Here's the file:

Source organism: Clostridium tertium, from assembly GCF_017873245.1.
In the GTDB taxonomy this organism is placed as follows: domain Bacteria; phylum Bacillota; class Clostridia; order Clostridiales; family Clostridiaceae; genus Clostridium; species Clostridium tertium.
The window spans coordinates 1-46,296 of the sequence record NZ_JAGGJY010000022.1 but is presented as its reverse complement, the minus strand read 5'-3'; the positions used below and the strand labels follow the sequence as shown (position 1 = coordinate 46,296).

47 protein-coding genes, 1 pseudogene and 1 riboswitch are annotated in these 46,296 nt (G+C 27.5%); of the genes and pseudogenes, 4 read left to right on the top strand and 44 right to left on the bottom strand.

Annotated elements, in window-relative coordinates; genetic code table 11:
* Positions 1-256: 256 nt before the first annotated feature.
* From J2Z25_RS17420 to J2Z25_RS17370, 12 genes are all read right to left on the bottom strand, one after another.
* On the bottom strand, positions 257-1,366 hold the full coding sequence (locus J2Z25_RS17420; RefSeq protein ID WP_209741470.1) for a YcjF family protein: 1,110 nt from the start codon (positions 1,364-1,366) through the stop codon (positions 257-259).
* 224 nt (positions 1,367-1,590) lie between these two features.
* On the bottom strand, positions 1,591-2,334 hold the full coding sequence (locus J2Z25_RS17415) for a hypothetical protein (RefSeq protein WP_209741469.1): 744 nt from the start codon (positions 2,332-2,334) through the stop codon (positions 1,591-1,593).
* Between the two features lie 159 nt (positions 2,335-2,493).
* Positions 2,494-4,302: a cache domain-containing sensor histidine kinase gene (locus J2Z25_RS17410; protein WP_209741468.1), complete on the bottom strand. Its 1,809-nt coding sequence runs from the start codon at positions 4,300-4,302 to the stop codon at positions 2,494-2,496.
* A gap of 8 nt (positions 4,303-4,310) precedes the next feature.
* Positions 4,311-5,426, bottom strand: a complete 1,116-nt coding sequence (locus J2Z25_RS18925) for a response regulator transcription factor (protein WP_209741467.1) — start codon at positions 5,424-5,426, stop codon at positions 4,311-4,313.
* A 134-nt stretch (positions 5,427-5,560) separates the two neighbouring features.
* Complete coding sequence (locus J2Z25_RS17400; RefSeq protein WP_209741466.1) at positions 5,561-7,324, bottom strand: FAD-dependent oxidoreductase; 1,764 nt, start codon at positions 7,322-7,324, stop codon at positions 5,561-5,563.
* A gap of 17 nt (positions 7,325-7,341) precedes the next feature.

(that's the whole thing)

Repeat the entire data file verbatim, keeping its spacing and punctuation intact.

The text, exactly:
Source organism: Clostridium tertium, from assembly GCF_017873245.1.
In the GTDB taxonomy this organism is placed as follows: domain Bacteria; phylum Bacillota; class Clostridia; order Clostridiales; family Clostridiaceae; genus Clostridium; species Clostridium tertium.
The window spans coordinates 1-46,296 of the sequence record NZ_JAGGJY010000022.1 but is presented as its reverse complement, the minus strand read 5'-3'; the positions used below and the strand labels follow the sequence as shown (position 1 = coordinate 46,296).

47 protein-coding genes, 1 pseudogene and 1 riboswitch are annotated in these 46,296 nt (G+C 27.5%); of the genes and pseudogenes, 4 read left to right on the top strand and 44 right to left on the bottom strand.

Annotated elements, in window-relative coordinates; genetic code table 11:
* Positions 1-256: 256 nt before the first annotated feature.
* From J2Z25_RS17420 to J2Z25_RS17370, 12 genes are all read right to left on the bottom strand, one after another.
* On the bottom strand, positions 257-1,366 hold the full coding sequence (locus J2Z25_RS17420; RefSeq protein ID WP_209741470.1) for a YcjF family protein: 1,110 nt from the start codon (positions 1,364-1,366) through the stop codon (positions 257-259).
* 224 nt (positions 1,367-1,590) lie between these two features.
* On the bottom strand, positions 1,591-2,334 hold the full coding sequence (locus J2Z25_RS17415) for a hypothetical protein (RefSeq protein WP_209741469.1): 744 nt from the start codon (positions 2,332-2,334) through the stop codon (positions 1,591-1,593).
* Between the two features lie 159 nt (positions 2,335-2,493).
* Positions 2,494-4,302: a cache domain-containing sensor histidine kinase gene (locus J2Z25_RS17410; protein WP_209741468.1), complete on the bottom strand. Its 1,809-nt coding sequence runs from the start codon at positions 4,300-4,302 to the stop codon at positions 2,494-2,496.
* A gap of 8 nt (positions 4,303-4,310) precedes the next feature.
* Positions 4,311-5,426, bottom strand: a complete 1,116-nt coding sequence (locus J2Z25_RS18925) for a response regulator transcription factor (protein WP_209741467.1) — start codon at positions 5,424-5,426, stop codon at positions 4,311-4,313.
* A 134-nt stretch (positions 5,427-5,560) separates the two neighbouring features.
* Complete coding sequence (locus J2Z25_RS17400; RefSeq protein WP_209741466.1) at positions 5,561-7,324, bottom strand: FAD-dependent oxidoreductase; 1,764 nt, start codon at positions 7,322-7,324, stop codon at positions 5,561-5,563.
* A gap of 17 nt (positions 7,325-7,341) precedes the next feature.